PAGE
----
Flask-Caching is an extension to Flask that adds caching support for various backends to any Flask application. By running on top of cachelib it supports all of werkzeug’s original caching backends through a uniformed API. It is also possible to develop your own caching backend by subclassing flask_caching.backends.base.BaseCache class.

Version support

Since 1.8, Flask-Caching supports only Python 3.5+.


Install the extension with the following command:

$ pip install Flask-Caching

Set Up

Cache is managed through a Cache instance:

from flask import Flask
from flask_caching import Cache

config = {
    "DEBUG": True,          # some Flask specific configs
    "CACHE_TYPE": "SimpleCache",  # Flask-Caching related configs
app = Flask(__name__)
# tell Flask to use the above defined config
cache = Cache(app)

You may also set up your Cache instance later at configuration time using init_app method:

cache = Cache(config={'CACHE_TYPE': 'SimpleCache'})

app = Flask(__name__)

You may also provide an alternate configuration dictionary, useful if there will be multiple Cache instances each with a different backend:

#: Method A: During instantiation of class
cache = Cache(config={'CACHE_TYPE': 'SimpleCache'})
#: Method B: During init_app call
cache.init_app(app, config={'CACHE_TYPE': 'SimpleCache'})

New in version 0.7.

Caching View Functions

To cache view functions you will use the cached() decorator. This decorator will use request.path by default for the cache_key:

def index():
    return render_template('index.html')

The cached decorator has another optional argument called unless. This argument accepts a callable that returns True or False. If unless returns True then it will bypass the caching mechanism entirely.

To dynamically determine the timeout within the view, you can return CachedResponse, a subclass of flask.Response:

def index():
    return CachedResponse(


When using cached on a view, take care to put it between Flask’s @route decorator and your function definition. Example:

def index():
    return 'Cached for 50s'

If you reverse both decorator, what will be cached is the result of @route decorator, and not the result of your view function.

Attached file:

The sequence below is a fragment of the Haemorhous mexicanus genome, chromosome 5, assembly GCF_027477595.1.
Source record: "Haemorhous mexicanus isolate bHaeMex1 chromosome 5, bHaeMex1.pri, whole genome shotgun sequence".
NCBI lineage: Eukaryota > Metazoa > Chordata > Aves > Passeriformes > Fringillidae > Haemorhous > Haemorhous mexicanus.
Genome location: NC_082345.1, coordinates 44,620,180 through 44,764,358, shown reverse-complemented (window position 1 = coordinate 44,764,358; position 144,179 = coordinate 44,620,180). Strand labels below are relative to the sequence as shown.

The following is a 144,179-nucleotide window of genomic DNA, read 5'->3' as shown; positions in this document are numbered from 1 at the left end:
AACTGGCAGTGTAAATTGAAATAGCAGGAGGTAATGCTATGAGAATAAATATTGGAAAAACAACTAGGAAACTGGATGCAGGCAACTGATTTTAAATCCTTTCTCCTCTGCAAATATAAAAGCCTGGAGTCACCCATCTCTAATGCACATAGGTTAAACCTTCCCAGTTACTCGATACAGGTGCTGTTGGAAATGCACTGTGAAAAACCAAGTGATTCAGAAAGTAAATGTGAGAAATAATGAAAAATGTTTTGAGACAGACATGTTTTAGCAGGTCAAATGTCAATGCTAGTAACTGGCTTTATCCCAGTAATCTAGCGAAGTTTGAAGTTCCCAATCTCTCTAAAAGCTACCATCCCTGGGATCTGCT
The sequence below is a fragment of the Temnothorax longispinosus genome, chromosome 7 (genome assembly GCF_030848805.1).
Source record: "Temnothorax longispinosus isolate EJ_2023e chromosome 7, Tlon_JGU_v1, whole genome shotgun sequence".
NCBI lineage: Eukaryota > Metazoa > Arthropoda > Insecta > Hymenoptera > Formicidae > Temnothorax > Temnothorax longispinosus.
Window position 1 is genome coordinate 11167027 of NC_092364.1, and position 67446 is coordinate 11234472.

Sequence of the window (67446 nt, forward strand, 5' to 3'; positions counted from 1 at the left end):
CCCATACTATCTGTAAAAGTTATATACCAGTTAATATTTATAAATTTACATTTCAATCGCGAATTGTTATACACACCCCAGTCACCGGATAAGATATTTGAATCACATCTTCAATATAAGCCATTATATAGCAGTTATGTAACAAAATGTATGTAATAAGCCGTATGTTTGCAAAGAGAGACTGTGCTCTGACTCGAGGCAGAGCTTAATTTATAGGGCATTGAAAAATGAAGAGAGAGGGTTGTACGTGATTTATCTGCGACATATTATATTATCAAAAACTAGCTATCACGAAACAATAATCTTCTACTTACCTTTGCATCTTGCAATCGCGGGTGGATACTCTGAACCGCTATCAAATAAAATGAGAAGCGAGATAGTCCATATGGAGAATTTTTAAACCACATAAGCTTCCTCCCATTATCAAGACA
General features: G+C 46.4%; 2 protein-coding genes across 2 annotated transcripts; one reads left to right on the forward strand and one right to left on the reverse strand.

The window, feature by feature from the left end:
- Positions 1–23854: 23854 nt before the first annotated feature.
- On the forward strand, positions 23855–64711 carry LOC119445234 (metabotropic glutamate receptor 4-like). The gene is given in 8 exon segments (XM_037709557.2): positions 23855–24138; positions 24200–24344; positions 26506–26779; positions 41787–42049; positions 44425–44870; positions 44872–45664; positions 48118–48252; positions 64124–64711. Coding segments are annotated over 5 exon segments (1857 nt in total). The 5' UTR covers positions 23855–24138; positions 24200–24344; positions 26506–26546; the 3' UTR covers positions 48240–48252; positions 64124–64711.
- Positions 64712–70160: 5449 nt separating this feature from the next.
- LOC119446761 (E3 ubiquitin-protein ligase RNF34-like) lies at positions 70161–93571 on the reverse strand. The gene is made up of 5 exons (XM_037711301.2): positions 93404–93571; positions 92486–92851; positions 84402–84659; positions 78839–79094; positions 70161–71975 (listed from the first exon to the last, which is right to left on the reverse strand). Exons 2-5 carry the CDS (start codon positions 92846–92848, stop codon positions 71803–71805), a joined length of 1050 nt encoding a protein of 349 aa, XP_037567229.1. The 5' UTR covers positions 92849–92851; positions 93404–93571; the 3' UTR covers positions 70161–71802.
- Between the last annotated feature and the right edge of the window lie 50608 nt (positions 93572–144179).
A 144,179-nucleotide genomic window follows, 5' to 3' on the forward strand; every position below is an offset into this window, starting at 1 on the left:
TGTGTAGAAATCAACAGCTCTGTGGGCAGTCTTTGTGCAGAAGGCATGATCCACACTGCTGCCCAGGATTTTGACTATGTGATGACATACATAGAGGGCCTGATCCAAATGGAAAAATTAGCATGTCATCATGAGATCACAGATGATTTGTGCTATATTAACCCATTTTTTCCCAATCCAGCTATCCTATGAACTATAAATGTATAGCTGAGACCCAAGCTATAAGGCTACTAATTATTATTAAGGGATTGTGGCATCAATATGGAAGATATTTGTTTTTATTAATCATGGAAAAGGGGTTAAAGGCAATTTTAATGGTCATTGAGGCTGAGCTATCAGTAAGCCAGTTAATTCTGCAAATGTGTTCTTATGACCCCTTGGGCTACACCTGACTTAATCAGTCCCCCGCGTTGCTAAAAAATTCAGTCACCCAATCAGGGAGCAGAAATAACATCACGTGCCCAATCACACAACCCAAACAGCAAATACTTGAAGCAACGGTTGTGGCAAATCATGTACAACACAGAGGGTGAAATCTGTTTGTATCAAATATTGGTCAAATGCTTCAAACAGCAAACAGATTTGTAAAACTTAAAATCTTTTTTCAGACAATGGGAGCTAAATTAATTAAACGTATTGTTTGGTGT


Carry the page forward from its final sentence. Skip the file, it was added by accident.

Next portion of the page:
Caching Pluggable View Classes

Flask’s pluggable view classes are also supported. To cache them, use the same cached() decorator on the dispatch_request method:

from flask.views import View

class MyView(View):
    def dispatch_request(self):
        return 'Cached for 50s'

Caching Other Functions

Using the same @cached decorator you are able to cache the result of other non-view related functions. The only stipulation is that you replace the key_prefix, otherwise it will use the request.path cache_key. Keys control what should be fetched from the cache. If, for example, a key does not exist in the cache, a new key-value entry will be created in the cache. Otherwise the the value (i.e. the cached result) of the key will be returned:

@cache.cached(timeout=50, key_prefix='all_comments')
def get_all_comments():
    comments = do_serious_dbio()
    return [x.author for x in comments]

cached_comments = get_all_comments()

Make Custom Cache Key

Sometimes you want to define your cache key for each route. Using the same @cached decorator you are able to specify how this key is generated. This might be useful when the key for cache is should not be just the default key_prefix, but has to be derived from other parameters in a request. An example usecase would be for caching POST routes. Where the cache key should be derived from the data in that request, rather than just the route/view itself.

make_cache_key can be used to specify such a function. The function should return a string which should act like the key to the required value that is being cached:

def make_key():
   """A function which is called to derive the key for a computed value.
      The key in this case is the concat value of all the json request
      parameters. Other strategy could to use any hashing function.
   :returns: unique string for which the value should be cached.
   user_data = request.get_json()
   return ",".join([f"{key}={value}" for key, value in user_data.items()])

@app.route("/hello", methods=["POST"])
@cache.cached(timeout=60, make_cache_key=make_key)
def some_func():


See memoize()

In memoization, the functions arguments are also included into the cache_key.


With functions that do not receive arguments, cached() and memoize() are effectively the same.

Memoize is also designed for methods, since it will take into account the identity. of the ‘self’ or ‘cls’ argument as part of the cache key.